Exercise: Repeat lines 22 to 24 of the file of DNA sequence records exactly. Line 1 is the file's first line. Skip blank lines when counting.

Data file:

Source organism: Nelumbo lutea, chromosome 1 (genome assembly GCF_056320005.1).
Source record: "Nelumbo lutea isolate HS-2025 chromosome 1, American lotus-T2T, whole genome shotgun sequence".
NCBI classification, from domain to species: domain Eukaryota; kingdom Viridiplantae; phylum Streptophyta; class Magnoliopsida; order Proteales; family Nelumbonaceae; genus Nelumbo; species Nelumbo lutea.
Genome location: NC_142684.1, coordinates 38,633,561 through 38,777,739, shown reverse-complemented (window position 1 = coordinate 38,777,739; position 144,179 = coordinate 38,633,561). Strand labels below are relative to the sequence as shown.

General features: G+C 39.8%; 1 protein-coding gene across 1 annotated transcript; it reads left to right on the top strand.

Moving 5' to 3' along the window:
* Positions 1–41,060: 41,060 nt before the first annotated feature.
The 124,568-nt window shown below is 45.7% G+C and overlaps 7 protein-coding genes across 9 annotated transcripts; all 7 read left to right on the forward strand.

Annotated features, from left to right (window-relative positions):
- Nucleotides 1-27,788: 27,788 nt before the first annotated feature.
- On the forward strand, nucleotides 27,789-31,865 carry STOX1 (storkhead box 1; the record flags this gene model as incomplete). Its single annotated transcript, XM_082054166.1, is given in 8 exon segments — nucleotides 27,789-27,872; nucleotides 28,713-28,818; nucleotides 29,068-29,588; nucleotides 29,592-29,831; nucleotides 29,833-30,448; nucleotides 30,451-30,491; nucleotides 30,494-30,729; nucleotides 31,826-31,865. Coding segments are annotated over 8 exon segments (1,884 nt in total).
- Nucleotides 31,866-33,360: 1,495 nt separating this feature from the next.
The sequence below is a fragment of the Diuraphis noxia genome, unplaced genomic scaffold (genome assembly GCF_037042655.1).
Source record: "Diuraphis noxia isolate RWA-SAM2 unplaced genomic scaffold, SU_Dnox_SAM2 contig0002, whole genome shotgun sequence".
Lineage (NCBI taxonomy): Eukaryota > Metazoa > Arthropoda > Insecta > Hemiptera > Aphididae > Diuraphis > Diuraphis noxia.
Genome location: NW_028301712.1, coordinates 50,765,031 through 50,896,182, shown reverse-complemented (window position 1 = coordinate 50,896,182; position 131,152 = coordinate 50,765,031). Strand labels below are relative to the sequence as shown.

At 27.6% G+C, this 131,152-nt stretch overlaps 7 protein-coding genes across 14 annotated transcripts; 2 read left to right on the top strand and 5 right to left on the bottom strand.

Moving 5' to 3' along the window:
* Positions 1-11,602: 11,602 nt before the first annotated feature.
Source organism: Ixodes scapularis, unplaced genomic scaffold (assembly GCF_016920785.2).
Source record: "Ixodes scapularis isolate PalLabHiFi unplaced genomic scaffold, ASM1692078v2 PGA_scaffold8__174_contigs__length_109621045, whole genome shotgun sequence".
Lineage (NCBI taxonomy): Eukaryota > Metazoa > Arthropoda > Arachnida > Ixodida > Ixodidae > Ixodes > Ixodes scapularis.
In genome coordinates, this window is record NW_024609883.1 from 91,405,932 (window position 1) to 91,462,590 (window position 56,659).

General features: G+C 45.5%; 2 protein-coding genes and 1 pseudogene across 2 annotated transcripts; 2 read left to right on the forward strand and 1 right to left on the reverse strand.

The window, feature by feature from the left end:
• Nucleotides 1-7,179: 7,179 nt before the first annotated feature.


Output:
Lineage (NCBI taxonomy): Eukaryota > Metazoa > Arthropoda > Arachnida > Ixodida > Ixodidae > Ixodes > Ixodes scapularis.
In genome coordinates, this window is record NW_024609883.1 from 91,405,932 (window position 1) to 91,462,590 (window position 56,659).

General features: G+C 45.5%; 2 protein-coding genes and 1 pseudogene across 2 annotated transcripts; 2 read left to right on the forward strand and 1 right to left on the reverse strand.